Losing ArtCrush meant cutting expenses, which — along with the logistical restrictions brought on by the pandemic — will impact exhibitions. Lees suggested that might mean fewer shows with longer runs or possibly multi-year commissions for artists to do multiple projects with the museum. Operating costs like international shipping have been among the budget items trimmed in recent months.

“I don’t think it’s going to make it less dynamic or less energetic, but we’re going to have to be smart about it,” she said of the exhibition budget.

Hectic as it may seem, the physical quiet of quarantine has been an opportunity, Lees believes.

“Even though there’s been a huge amount going on, it has also been a moment of reflection,” Lees said.

Lees and the institution have had to rethink the role of a museum, staging events on Instagram and a virtual exhibition with its Young Curators program, while preparing to give artists a space to interpret the present moment and giving the public a place to interact safely with art.

“The conversation in many ways is around this idea of a new intentionality,” Lees said, noting how much more thought people must put into basic day-to-day tasks and interactions during the pandemic, and how that is translating to institutions like museums and, perhaps, a new age of thoughtful leadership.

Curatorial signatures of the Aspen Art Museum — like giving artists museum debuts and spotting the hottest new talent — are also under reconsideration.

“This idea of the newest or the first may be a framework that in the COVID era is maybe not so urgent,” she said.

So what is urgent?

“Building relationships, being collaborative, building communities, thinking about how we can do things together and share resources,” she said.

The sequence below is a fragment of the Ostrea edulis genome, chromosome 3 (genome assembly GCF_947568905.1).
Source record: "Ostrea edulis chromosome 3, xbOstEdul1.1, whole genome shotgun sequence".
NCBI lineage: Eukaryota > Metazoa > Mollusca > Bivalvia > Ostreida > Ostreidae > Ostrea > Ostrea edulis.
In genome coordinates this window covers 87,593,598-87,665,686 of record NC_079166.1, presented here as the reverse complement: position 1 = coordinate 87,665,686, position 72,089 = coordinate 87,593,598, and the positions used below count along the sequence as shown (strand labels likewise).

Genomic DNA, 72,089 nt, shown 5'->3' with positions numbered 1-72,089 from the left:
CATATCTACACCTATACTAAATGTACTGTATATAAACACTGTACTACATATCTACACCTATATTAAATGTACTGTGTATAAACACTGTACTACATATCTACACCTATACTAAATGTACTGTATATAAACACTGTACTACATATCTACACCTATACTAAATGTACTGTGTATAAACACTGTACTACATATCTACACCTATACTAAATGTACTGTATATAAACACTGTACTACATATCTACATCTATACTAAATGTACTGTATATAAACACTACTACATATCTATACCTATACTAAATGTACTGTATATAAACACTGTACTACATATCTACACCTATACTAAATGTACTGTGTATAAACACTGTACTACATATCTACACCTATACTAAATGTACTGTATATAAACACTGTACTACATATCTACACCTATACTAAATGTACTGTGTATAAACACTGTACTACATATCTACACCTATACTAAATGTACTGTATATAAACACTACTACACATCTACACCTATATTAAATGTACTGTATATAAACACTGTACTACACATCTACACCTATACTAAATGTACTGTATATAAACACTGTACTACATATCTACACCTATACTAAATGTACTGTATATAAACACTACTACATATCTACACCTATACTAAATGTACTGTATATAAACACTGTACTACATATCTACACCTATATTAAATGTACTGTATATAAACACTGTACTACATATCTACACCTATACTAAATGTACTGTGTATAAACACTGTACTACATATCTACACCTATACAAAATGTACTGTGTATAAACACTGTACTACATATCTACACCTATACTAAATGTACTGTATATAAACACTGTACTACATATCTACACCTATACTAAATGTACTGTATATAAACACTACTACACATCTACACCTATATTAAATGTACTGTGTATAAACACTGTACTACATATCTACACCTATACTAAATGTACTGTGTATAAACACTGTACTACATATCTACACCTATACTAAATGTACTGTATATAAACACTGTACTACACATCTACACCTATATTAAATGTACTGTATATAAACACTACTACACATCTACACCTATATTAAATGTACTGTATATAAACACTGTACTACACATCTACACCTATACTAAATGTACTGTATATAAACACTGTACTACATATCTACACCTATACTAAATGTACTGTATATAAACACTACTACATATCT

To that end, Lees is planning to bring more curators’ voices and perspectives into the museum, with contributors who might include guest curators or new positions like curators-at-large.

From her first days on the job, Lees has been joining weekly calls among Aspen’s arts leaders. These meetings are new to Aspen’s arts and culture organization. Lees arrived on the local scene at a moment of unprecedented openness and collaboration for Aspen’s cultural sector.

“We’ve all been thinking about how we can be hyperlocal and how we can meet this shift in the world and how people are experiencing their lives,” Lees said. “At the same time, the whole thing with Aspen is that everyone has a global and international program. … You have these pillars of Aspen, the Institute and the Music Festival as the oldest institutions and now this amazing web of film and theater and literature — all coming together.”

Lees was drawn to this museum, in part, by the intellectual and cultural history of Aspen. She knew artists loved coming here, loved working with the museum. She’d heard details from the likes of Lutz Bacher and Oscar Murillo during their exhibitions here.

She was also curious about the alpinist culture of Colorado. Lees was a mountaineer as a teenager, when she traveled to climb around Europe, South America and Africa — she summitted Mount Kenya — and she is hoping to rekindle that adventuresome lifestyle.

Lees met with Aspen Skiing Co. leaders for the first time last week and is hoping to find ways to collaborate, whether by reviving the acclaimed Art in Unexpected Places public art partnership or on new projects.

“The legacy of that (Art in Unexpected Places) program was one of the attractions of coming here,” she said of the program, which ran from 2006 to 2017 and hosted on-mountain installations and happenings like Yutaka Sone rolling massive dice down the Buttermilk halfpipe and Cai Guo-Qiang’s “Black Lightning” daytime firework over Aspen Mountain.